Monday, January 17, 2022

Planning Commission recommends affordable townhome project in Forest Heights

Wayne Harbin Builder Inc. has submitted an application to develop 6015 Richmond Road, requesting the county amend previously adopted proffers and master plan for Forest Heights, allowing the builder to add 46 “affordable” townhomes, a mini-storage facility and a residential dwelling unit for a storage unit caretaker. (WYDaily/Courtesy JCC)
Wayne Harbin Builder Inc. has submitted an application to develop 6015 Richmond Road, requesting the county amend previously adopted proffers and master plan for Forest Heights, allowing the builder to add 46 “affordable” townhomes, a mini-storage facility and a residential dwelling unit for a storage unit caretaker. (WYDaily/Courtesy JCC)

A company is proposing building up to 46 townhomes in Forest Heights.

Wayne Harbin Builder Inc. has submitted an application to develop 6015 Richmond Road, requesting the county amend previously adopted proffers and master plan for Forest Heights, allowing the builder to add 46 “affordable” townhomes, a mini-storage facility and a residential dwelling unit for a storage unit caretaker, according to Planning Commission documents.

The property is located in Forest Heights and designated as a mixed-use zoning.

The James City County Planning Commission had a public hearing on the proposal Wednesday. About a half-dozen people spoke, most of whom were in favor of the project.

After the public hearing, the Planning Commission voted 4-1 to recommend the Board of Supervisors approve the project with some stipulations, including recommending the board set aside a construction phasing policy for the parcel.

“There is far more good in this application than not,” commission Chairman Jack Haldeman said. “It’s a good project, it’s in the right place.”

The application will now tentatively move to the Board of Supervisors meeting on Jun 11 at 5 p.m.

When the Forest Heights mixed use development was approved in 2011, it was subject to proffers and conditions under the master plan for Forest Heights.

Proffers are certain conditions a developer agrees to meet that are “for the protection of the community” and set when a development is approved, according to the Virginia Association of Counties. They are no longer allowed under law for residential developments in Virginia, but previously-agreed upon proffers are still enforced.

In a report filed with Wednesday’s agenda documents, staff did not recommend the Planning Commission approve the proposal.

Staff said the proposal is not consistent with the Board of Supervisors’ mixed use construction phasing policy, and would have a negative fiscal impact on the county.

The parcel is unique because its master plan requires it to have 80 percent residential and 20 percent commercial development, as well as a phasing-in of construction over a set period of time.

“I don’t think this was ever intended to be a traditional mixed use development,” the applicant’s attorney Vernon Geddy said of the Forest Heights proposal.

The development overall would generate a $39,101 annual negative fiscal impact: the residential would generate a $48,782 negative impact, while the proposed storage facility would generate a positive impact of $9,681.

The builder said they would be willing to work with county staff to adjust their application before the Board of Supervisors meeting.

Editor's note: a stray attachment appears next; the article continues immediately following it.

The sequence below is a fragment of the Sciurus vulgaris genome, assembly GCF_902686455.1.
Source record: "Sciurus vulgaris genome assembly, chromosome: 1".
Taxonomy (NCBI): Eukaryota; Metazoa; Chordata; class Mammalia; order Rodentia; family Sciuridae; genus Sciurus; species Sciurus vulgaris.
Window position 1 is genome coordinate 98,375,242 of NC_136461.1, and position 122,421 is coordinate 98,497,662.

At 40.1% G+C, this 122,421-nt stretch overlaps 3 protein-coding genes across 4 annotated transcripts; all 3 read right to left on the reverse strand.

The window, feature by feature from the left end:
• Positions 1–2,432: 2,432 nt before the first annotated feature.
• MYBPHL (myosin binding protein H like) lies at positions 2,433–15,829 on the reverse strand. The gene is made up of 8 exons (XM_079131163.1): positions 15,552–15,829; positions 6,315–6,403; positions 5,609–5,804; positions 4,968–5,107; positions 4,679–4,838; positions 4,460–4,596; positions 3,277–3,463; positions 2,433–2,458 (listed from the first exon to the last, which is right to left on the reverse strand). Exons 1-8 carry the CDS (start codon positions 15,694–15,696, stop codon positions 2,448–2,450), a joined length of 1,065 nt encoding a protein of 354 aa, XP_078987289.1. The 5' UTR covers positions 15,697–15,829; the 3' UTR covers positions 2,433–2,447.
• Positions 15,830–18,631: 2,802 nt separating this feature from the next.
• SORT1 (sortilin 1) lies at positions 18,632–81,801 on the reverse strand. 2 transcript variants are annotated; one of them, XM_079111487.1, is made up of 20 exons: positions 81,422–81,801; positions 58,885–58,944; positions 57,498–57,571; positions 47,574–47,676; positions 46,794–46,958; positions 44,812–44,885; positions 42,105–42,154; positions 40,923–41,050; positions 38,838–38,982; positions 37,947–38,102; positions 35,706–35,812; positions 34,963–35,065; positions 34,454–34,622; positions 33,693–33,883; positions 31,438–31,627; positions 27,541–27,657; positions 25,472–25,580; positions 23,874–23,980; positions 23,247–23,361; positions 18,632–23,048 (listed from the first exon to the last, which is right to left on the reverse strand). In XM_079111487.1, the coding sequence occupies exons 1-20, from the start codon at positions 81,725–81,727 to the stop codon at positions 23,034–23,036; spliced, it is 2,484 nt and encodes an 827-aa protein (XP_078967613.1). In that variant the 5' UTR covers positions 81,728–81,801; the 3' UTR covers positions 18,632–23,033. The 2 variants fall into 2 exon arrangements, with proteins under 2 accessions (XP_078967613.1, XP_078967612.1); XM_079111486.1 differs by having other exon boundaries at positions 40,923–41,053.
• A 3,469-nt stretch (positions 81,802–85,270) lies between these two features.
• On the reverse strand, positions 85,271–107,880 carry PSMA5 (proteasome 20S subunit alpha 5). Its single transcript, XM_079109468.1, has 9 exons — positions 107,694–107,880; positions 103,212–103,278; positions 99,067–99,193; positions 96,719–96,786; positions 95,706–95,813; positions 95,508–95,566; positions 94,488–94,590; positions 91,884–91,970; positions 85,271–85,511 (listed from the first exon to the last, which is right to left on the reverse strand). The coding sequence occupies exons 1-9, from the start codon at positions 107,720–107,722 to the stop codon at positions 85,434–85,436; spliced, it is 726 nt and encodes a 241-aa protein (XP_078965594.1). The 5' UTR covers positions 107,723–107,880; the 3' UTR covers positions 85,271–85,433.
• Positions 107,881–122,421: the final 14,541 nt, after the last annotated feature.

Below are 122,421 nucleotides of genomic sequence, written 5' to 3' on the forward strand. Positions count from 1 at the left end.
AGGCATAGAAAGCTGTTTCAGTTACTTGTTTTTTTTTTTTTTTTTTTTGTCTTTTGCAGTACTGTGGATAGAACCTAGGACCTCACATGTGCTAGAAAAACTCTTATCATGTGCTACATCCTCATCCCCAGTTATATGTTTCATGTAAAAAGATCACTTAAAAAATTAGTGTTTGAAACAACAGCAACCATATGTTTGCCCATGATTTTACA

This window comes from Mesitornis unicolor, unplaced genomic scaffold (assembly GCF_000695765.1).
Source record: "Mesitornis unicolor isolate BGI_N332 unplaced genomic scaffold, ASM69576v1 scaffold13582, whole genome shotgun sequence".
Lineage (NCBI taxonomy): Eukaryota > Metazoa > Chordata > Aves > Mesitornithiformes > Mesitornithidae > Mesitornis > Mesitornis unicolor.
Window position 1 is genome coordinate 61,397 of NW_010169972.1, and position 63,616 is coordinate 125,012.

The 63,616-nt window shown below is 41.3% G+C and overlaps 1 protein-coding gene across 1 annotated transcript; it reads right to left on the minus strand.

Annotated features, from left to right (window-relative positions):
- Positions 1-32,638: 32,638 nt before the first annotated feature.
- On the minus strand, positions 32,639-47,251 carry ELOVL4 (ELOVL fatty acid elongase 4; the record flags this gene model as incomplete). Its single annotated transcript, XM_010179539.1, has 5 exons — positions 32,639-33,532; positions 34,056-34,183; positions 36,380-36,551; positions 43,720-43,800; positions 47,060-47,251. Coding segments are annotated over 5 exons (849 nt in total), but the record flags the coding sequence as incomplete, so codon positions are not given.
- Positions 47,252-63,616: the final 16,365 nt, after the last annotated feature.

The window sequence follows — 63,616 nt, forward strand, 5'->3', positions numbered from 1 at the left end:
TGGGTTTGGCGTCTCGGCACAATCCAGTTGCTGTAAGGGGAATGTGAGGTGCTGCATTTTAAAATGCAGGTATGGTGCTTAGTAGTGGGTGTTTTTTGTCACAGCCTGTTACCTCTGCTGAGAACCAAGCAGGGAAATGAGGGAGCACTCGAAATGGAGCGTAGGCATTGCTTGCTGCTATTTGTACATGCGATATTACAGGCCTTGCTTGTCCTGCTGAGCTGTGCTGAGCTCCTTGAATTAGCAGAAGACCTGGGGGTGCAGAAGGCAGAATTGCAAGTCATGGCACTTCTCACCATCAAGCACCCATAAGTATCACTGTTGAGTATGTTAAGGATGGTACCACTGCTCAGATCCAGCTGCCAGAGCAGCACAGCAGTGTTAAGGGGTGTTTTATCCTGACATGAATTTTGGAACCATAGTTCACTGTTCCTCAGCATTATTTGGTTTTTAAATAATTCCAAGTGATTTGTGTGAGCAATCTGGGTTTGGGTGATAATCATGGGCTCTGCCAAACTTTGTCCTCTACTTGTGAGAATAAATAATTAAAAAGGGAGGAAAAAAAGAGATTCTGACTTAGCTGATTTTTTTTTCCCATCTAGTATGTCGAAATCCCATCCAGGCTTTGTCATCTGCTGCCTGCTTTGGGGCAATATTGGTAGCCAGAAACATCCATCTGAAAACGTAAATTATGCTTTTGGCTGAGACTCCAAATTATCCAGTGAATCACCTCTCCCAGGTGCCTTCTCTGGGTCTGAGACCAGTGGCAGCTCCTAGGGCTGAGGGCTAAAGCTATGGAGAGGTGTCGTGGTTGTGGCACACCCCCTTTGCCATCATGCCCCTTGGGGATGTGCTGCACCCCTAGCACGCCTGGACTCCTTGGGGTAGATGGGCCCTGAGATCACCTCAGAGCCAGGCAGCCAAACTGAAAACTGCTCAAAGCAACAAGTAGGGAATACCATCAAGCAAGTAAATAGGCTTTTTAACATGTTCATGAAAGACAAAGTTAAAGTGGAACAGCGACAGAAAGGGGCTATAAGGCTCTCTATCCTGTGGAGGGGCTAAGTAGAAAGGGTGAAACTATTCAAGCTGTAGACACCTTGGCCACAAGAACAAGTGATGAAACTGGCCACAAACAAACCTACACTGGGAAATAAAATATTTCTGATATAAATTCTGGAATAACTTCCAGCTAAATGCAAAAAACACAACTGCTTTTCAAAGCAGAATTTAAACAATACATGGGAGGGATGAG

On the other hand, staff found certain aspects favorable, including the addition of affordable housing and a minimal impact on surrounding zoning and development.

Wayne Harbin Builder has previously built affordable housing in the county, and partnered with Habitat for Humanity since 2006, owner Doug Harbin said during the meeting.

“It’s our representation to give back to the county,” said Wayne Harbin of Wayne Harbin Builder during the public hearing.

History of Forest Heights development

In 2011, the Board of Supervisors rezoned 47.1 acres of Forest heights to be a mixed-use designation.

Through that rezoning, the county was able to make infrastructure improvements, widen Forest Heights Road and add pedestrian amenities.

The Salvation Army, the owner of the property, originally intended to build new offices, a community meeting space and gym and more. Planning staff said it no longer intends to pursue that development.

Agenda documents state the Salvation Army has not pursued the development of those non-residential uses, but has proposed the additional townhomes and self-storage facility for that part of the parcel instead.

Salvation Army intends to sell the land and supports adding affordable housing on the parcel, Lt. Jeremy Lind of the Salvation Army said.

“That’s something we can get behind,” Lind said.

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Sarah Fearing
Sarah Fearing is the Assistant Editor at WYDaily. Sarah was born in the state of Maine, grew up along the coast, and attended college at the University of Maine at Orono. Sarah left Maine in October 2015 when she was offered a job at a newspaper in West Point, Va. Courts, crime, public safety and civil rights are among Sarah’s favorite topics to cover. She currently covers those topics in Williamsburg, James City County and York County. Sarah has been recognized by other news organizations, state agencies and civic groups for her coverage of a failing fire-rescue system, an aging agriculture industry and lack of oversight in horse rescue groups. In her free time, Sarah enjoys lazing around with her two cats, Salazar and Ruth, drinking copious amounts of coffee and driving places in her white truck.

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